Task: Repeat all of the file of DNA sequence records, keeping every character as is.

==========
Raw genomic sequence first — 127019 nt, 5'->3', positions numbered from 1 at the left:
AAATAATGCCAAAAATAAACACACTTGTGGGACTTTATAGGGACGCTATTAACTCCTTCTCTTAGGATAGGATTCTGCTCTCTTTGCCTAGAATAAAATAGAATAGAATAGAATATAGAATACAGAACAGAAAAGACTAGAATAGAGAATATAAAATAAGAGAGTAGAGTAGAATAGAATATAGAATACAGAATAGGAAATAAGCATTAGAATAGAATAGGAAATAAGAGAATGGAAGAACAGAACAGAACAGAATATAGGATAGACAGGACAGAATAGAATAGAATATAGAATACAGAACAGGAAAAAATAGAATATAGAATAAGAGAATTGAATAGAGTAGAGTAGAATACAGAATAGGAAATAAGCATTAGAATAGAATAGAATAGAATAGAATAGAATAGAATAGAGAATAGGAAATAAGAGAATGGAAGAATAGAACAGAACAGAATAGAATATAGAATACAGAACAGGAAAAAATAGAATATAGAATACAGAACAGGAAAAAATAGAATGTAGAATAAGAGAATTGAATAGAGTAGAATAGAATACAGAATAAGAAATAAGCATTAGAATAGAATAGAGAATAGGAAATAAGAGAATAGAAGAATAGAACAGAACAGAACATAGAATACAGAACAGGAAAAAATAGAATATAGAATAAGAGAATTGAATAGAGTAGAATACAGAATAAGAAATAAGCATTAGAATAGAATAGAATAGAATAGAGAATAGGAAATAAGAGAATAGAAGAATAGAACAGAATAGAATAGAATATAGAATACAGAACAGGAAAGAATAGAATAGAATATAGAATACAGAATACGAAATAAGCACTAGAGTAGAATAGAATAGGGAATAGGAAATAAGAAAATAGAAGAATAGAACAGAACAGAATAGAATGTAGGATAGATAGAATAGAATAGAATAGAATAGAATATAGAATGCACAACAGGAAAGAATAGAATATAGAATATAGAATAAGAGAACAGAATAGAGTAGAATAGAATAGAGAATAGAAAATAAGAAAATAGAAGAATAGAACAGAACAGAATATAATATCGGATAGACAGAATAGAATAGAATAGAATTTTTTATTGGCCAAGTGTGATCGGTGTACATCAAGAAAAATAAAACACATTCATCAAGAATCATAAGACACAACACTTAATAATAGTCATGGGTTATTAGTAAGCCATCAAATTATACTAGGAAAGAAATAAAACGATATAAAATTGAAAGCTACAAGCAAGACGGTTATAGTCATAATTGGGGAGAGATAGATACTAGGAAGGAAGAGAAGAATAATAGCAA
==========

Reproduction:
Raw genomic sequence first — 127019 nt, 5'->3', positions numbered from 1 at the left:
AAATAATGCCAAAAATAAACACACTTGTGGGACTTTATAGGGACGCTATTAACTCCTTCTCTTAGGATAGGATTCTGCTCTCTTTGCCTAGAATAAAATAGAATAGAATAGAATATAGAATACAGAACAGAAAAGACTAGAATAGAGAATATAAAATAAGAGAGTAGAGTAGAATAGAATATAGAATACAGAATAGGAAATAAGCATTAGAATAGAATAGGAAATAAGAGAATGGAAGAACAGAACAGAACAGAATATAGGATAGACAGGACAGAATAGAATAGAATATAGAATACAGAACAGGAAAAAATAGAATATAGAATAAGAGAATTGAATAGAGTAGAGTAGAATACAGAATAGGAAATAAGCATTAGAATAGAATAGAATAGAATAGAATAGAATAGAATAGAGAATAGGAAATAAGAGAATGGAAGAATAGAACAGAACAGAATAGAATATAGAATACAGAACAGGAAAAAATAGAATATAGAATACAGAACAGGAAAAAATAGAATGTAGAATAAGAGAATTGAATAGAGTAGAATAGAATACAGAATAAGAAATAAGCATTAGAATAGAATAGAGAATAGGAAATAAGAGAATAGAAGAATAGAACAGAACAGAACATAGAATACAGAACAGGAAAAAATAGAATATAGAATAAGAGAATTGAATAGAGTAGAATACAGAATAAGAAATAAGCATTAGAATAGAATAGAATAGAATAGAGAATAGGAAATAAGAGAATAGAAGAATAGAACAGAATAGAATAGAATATAGAATACAGAACAGGAAAGAATAGAATAGAATATAGAATACAGAATACGAAATAAGCACTAGAGTAGAATAGAATAGGGAATAGGAAATAAGAAAATAGAAGAATAGAACAGAACAGAATAGAATGTAGGATAGATAGAATAGAATAGAATAGAATAGAATATAGAATGCACAACAGGAAAGAATAGAATATAGAATATAGAATAAGAGAACAGAATAGAGTAGAATAGAATAGAGAATAGAAAATAAGAAAATAGAAGAATAGAACAGAACAGAATATAATATCGGATAGACAGAATAGAATAGAATAGAATTTTTTATTGGCCAAGTGTGATCGGTGTACATCAAGAAAAATAAAACACATTCATCAAGAATCATAAGACACAACACTTAATAATAGTCATGGGTTATTAGTAAGCCATCAAATTATACTAGGAAAGAAATAAAACGATATAAAATTGAAAGCTACAAGCAAGACGGTTATAGTCATAATTGGGGAGAGATAGATACTAGGAAGGAAGAGAAGAATAATAGCAA